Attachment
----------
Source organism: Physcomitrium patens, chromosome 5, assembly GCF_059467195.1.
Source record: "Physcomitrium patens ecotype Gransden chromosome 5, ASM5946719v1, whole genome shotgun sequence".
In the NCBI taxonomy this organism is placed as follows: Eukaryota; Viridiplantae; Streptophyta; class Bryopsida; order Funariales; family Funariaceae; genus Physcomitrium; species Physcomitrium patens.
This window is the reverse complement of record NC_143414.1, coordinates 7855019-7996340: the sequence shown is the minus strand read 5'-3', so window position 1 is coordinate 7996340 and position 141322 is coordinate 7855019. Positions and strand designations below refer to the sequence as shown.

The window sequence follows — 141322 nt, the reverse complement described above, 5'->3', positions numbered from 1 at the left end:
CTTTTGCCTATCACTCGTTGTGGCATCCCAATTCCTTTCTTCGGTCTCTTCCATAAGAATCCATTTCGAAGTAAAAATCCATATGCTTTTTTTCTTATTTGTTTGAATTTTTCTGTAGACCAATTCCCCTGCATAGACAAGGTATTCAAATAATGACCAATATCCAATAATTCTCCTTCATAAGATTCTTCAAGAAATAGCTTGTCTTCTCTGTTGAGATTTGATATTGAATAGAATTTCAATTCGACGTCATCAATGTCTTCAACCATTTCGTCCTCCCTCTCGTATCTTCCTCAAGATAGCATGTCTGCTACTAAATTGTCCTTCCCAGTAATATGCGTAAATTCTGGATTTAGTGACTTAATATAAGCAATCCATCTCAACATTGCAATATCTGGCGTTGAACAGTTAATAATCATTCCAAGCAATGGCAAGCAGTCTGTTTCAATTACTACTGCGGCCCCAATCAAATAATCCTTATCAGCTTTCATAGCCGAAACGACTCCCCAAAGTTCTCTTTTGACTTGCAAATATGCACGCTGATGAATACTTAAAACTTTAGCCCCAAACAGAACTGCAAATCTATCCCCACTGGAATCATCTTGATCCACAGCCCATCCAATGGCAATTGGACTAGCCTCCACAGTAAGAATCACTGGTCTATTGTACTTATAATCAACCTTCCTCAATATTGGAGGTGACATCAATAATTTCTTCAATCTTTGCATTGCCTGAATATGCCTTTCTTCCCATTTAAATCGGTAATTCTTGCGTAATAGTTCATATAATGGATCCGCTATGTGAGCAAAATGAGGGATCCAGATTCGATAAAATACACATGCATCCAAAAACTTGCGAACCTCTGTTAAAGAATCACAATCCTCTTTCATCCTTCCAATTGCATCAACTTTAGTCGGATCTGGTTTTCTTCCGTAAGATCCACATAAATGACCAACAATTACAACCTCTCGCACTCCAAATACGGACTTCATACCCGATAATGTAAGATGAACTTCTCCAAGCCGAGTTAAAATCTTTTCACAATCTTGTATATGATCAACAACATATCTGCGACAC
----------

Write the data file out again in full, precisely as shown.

Source organism: Physcomitrium patens, chromosome 5, assembly GCF_059467195.1.
Source record: "Physcomitrium patens ecotype Gransden chromosome 5, ASM5946719v1, whole genome shotgun sequence".
In the NCBI taxonomy this organism is placed as follows: Eukaryota; Viridiplantae; Streptophyta; class Bryopsida; order Funariales; family Funariaceae; genus Physcomitrium; species Physcomitrium patens.
This window is the reverse complement of record NC_143414.1, coordinates 7855019-7996340: the sequence shown is the minus strand read 5'-3', so window position 1 is coordinate 7996340 and position 141322 is coordinate 7855019. Positions and strand designations below refer to the sequence as shown.

The window sequence follows — 141322 nt, the reverse complement described above, 5'->3', positions numbered from 1 at the left end:
CTTTTGCCTATCACTCGTTGTGGCATCCCAATTCCTTTCTTCGGTCTCTTCCATAAGAATCCATTTCGAAGTAAAAATCCATATGCTTTTTTTCTTATTTGTTTGAATTTTTCTGTAGACCAATTCCCCTGCATAGACAAGGTATTCAAATAATGACCAATATCCAATAATTCTCCTTCATAAGATTCTTCAAGAAATAGCTTGTCTTCTCTGTTGAGATTTGATATTGAATAGAATTTCAATTCGACGTCATCAATGTCTTCAACCATTTCGTCCTCCCTCTCGTATCTTCCTCAAGATAGCATGTCTGCTACTAAATTGTCCTTCCCAGTAATATGCGTAAATTCTGGATTTAGTGACTTAATATAAGCAATCCATCTCAACATTGCAATATCTGGCGTTGAACAGTTAATAATCATTCCAAGCAATGGCAAGCAGTCTGTTTCAATTACTACTGCGGCCCCAATCAAATAATCCTTATCAGCTTTCATAGCCGAAACGACTCCCCAAAGTTCTCTTTTGACTTGCAAATATGCACGCTGATGAATACTTAAAACTTTAGCCCCAAACAGAACTGCAAATCTATCCCCACTGGAATCATCTTGATCCACAGCCCATCCAATGGCAATTGGACTAGCCTCCACAGTAAGAATCACTGGTCTATTGTACTTATAATCAACCTTCCTCAATATTGGAGGTGACATCAATAATTTCTTCAATCTTTGCATTGCCTGAATATGCCTTTCTTCCCATTTAAATCGGTAATTCTTGCGTAATAGTTCATATAATGGATCCGCTATGTGAGCAAAATGAGGGATCCAGATTCGATAAAATACACATGCATCCAAAAACTTGCGAACCTCTGTTAAAGAATCACAATCCTCTTTCATCCTTCCAATTGCATCAACTTTAGTCGGATCTGGTTTTCTTCCGTAAGATCCACATAAATGACCAACAATTACAACCTCTCGCACTCCAAATACGGACTTCATACCCGATAATGTAAGATGAACTTCTCCAAGCCGAGTTAAAATCTTTTCACAATCTTGTATATGATCAACAACATATCTGCGACAC